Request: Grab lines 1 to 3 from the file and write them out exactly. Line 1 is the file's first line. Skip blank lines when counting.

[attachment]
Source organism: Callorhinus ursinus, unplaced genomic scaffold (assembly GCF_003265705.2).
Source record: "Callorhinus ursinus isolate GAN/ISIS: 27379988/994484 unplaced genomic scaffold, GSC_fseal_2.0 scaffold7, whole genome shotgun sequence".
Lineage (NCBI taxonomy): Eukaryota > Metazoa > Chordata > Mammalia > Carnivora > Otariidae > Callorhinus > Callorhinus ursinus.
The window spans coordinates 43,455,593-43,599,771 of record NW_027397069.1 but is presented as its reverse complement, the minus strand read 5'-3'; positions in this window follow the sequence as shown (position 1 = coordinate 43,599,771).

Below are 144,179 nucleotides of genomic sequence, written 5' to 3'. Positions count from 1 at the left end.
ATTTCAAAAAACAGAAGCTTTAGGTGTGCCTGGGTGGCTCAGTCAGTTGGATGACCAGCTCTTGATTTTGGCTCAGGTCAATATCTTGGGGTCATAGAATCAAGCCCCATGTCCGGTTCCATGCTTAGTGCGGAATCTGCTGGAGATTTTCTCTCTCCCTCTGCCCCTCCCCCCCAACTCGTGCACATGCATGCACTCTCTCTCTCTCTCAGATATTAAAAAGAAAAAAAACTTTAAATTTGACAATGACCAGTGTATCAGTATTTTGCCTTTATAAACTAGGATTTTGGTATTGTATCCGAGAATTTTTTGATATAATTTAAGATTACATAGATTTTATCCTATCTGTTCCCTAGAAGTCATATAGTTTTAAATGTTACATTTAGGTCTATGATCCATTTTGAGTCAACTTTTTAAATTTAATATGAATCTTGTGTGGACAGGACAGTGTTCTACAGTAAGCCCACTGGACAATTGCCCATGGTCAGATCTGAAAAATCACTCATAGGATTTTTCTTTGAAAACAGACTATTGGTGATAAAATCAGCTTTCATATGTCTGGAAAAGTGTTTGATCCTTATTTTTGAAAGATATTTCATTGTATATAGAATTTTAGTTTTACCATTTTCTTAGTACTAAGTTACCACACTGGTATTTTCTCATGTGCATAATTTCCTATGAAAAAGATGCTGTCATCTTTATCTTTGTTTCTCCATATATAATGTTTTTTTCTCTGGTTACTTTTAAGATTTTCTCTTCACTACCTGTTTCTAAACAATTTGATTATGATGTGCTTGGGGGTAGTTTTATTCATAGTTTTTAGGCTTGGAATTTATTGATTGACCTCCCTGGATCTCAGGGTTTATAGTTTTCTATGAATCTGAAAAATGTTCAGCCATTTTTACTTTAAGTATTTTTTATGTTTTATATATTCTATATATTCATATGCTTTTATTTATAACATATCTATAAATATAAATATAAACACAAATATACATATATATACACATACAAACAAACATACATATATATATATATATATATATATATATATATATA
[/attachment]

Source organism: Callorhinus ursinus, unplaced genomic scaffold (assembly GCF_003265705.2).
Source record: "Callorhinus ursinus isolate GAN/ISIS: 27379988/994484 unplaced genomic scaffold, GSC_fseal_2.0 scaffold7, whole genome shotgun sequence".
Lineage (NCBI taxonomy): Eukaryota > Metazoa > Chordata > Mammalia > Carnivora > Otariidae > Callorhinus > Callorhinus ursinus.